A single CMOS input/output is called a "Logic Gate". Sometimes each gate can have several inputs. A chip usually consists of several identical gates that can be used independently. In the datasheets we will find something called a "Truth Table". It tells us how the gates operates based on their logic type. Lets take a look at a few different chips and their logic.
Now the logic gets alittle trickier...
NAND and NOR gate are sometimes called the universal gates, since they both can be used to form all the other basic logic gates.
Is it starting to make sense? Let have a look at a couple of more...
Those are a few basic CMOS logic chips. We'll use them later to breadboard stuff or analyze a few of my designs.
I mentioned before that not all CMOS chips follows this logic. We have many exceptions, switches, linear amplifiers, MOSFET cmos chips ect. I will cover a few of those later.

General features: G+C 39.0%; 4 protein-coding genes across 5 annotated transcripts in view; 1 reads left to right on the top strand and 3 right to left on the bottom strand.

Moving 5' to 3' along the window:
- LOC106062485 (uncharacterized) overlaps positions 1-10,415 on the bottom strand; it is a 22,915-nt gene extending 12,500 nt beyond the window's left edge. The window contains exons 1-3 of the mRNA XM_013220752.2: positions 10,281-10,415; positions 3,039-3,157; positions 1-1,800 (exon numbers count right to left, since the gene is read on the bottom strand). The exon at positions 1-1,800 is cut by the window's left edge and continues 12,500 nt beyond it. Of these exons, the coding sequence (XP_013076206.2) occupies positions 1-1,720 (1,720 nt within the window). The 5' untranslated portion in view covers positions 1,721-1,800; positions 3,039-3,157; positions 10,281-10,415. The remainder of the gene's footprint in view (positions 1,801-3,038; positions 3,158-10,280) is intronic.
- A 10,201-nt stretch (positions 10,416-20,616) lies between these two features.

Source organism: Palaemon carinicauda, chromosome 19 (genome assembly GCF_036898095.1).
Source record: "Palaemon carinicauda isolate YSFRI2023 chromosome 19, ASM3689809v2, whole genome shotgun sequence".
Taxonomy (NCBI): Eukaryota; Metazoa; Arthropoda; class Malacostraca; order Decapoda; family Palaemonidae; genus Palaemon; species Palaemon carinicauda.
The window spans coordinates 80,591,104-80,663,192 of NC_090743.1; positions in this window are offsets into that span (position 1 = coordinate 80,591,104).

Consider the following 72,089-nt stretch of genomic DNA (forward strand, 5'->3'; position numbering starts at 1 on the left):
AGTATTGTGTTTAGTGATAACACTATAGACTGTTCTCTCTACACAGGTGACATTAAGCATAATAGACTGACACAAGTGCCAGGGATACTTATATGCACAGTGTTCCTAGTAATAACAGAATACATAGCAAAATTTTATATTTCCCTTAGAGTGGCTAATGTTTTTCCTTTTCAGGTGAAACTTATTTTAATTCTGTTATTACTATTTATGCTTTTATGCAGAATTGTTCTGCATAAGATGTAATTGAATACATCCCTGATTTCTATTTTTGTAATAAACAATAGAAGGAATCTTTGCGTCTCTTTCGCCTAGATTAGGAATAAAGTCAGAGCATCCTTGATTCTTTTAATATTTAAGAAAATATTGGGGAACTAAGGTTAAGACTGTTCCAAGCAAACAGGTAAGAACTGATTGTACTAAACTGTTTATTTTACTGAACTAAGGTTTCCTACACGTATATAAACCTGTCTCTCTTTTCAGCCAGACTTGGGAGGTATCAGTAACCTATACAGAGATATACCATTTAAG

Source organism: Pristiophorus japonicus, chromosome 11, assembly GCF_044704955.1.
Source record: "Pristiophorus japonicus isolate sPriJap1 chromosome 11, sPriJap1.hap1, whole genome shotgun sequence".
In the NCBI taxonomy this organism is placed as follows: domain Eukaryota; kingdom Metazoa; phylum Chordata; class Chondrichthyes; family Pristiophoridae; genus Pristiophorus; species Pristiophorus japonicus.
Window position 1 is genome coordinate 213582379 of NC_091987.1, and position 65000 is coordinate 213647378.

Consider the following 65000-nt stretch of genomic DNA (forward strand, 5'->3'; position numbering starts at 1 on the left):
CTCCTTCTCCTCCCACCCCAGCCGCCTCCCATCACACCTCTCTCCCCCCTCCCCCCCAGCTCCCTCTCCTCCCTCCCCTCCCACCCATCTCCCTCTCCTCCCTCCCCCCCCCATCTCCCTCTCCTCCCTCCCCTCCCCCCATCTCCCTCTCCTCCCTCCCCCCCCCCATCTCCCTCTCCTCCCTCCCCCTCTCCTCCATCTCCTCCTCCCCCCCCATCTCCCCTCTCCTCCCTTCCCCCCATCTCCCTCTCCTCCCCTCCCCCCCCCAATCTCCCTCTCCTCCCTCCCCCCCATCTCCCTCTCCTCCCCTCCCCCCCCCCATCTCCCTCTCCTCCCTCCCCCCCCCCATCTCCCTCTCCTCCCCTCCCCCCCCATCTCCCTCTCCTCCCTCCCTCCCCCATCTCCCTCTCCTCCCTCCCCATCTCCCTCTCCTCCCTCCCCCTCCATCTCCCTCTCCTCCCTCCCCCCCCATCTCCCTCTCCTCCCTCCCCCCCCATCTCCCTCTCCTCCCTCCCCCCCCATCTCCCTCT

Lets stop there for a while. This post turned out alot bigger than I imagined and it can be a bit overwhelming! I had a hard time wrapping my head around this when I started out. If you are confused by the logic inputs and outputs, don't worry. In the next part we'll actually make something useful, a simple squarewave fuzz. The breadboard is a great learning platform, and by making a few small circuits I hope you will begin to understand these logic alittle better.
Please let me know what you think of this post and if you find anything that is incorrect.
UPDATED with some additional info and minor clarifications 2023-10-31.
Next part: CMOS workshop part 2